The Boss Is Calling Late. Should the Law Let You Ignore It?

Few places have done more than the Bay Area — the center of the smartphone industry — to ensure that bosses can call, text or Slack their workers all the time, nights and weekends included.

But a San Francisco lawmaker wants to help curb the constant ringing and pinging that his region helped create. New legislation from Assemblyman Matt Haney would make his state the first in the country to give employees the legal right to hit the ignore button on their phones when the boss calls after hours. Emails, texts and other work communication could also be put off until workers are back on the clock.

Mr. Haney, a Democrat, got the idea from Australia’s new “right to disconnect” law, to be implemented later this year. It will allow workers to reject “unreasonable” professional communication outside of their regular workday. The idea originated in France and has spread in various forms to countries including Canada, Italy, Belgium and the Philippines. New York City debated a similar proposal in 2018, but didn’t adopt it.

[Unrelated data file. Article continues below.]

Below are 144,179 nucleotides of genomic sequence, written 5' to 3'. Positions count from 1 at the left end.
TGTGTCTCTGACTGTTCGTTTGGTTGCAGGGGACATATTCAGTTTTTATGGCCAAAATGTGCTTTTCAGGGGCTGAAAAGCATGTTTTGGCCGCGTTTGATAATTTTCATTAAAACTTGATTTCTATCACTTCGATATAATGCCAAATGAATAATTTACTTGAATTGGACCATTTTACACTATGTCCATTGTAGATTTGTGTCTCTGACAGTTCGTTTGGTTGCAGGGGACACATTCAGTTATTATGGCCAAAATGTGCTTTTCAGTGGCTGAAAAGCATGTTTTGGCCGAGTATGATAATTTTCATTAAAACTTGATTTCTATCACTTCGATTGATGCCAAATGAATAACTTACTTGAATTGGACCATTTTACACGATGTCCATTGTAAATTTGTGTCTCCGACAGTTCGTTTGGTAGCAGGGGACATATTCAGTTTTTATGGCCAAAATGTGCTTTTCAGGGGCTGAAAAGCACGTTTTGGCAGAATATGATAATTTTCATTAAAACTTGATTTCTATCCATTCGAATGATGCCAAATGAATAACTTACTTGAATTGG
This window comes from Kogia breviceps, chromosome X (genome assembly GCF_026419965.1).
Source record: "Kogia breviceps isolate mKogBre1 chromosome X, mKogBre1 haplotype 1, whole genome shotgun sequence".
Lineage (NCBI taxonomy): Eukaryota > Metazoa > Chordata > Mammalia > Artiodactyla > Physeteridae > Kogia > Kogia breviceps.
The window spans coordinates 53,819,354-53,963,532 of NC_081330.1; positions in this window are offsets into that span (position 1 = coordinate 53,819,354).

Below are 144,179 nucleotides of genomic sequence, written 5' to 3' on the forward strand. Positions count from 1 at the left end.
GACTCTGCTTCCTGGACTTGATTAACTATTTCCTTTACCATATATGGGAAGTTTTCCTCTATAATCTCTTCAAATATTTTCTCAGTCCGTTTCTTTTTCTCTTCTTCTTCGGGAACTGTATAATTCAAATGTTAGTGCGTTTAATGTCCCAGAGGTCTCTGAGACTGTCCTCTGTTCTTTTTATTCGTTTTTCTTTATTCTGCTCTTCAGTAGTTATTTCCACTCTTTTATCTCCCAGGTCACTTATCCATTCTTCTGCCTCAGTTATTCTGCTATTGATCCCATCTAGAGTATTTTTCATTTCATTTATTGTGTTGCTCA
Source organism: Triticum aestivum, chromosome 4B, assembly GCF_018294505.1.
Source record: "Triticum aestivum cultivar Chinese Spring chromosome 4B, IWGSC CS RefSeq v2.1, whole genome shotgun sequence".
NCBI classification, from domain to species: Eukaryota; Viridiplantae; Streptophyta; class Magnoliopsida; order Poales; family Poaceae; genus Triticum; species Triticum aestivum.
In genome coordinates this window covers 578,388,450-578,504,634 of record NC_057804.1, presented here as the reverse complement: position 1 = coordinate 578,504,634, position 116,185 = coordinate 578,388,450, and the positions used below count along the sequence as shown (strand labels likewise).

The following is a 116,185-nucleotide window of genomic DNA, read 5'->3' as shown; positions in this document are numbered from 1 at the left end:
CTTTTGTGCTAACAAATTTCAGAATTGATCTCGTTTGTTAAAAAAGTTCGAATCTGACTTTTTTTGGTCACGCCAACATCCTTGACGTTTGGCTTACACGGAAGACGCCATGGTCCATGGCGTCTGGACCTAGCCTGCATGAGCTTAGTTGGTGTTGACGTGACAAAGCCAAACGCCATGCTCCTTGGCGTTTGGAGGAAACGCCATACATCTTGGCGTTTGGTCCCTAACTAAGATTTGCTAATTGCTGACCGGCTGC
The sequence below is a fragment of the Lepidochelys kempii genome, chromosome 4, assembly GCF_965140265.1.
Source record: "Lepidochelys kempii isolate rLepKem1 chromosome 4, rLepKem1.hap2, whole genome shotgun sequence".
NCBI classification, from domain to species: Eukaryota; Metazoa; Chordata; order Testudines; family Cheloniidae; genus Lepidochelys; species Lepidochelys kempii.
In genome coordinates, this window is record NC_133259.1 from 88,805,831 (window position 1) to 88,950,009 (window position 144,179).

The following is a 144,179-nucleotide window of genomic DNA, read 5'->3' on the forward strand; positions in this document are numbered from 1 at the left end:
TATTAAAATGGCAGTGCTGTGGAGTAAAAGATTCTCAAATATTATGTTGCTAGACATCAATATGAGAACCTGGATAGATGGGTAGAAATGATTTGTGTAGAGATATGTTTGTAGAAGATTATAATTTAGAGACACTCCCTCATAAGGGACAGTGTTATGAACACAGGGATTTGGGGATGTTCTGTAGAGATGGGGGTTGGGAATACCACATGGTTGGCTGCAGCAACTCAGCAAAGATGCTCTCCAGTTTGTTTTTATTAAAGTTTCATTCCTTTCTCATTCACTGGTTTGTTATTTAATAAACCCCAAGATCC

Remote work, which the coronavirus pandemic helped to normalize for many workers, can make it more difficult to put a firm stop to the workday, Mr. Haney said.

“People now find themselves always on and never off,” he said. “There’s an availability creep that has reached into many people’s lives, and I think it’s not a positive thing for people’s happiness, for their well-being, or even for work productivity.”

Assemblyman Matt Haney has introduced legislation that would make his state the first in the country to give employees a “right to disconnect.”Credit…Lea Suzuki/San Francisco Chronicle, via Associated Press
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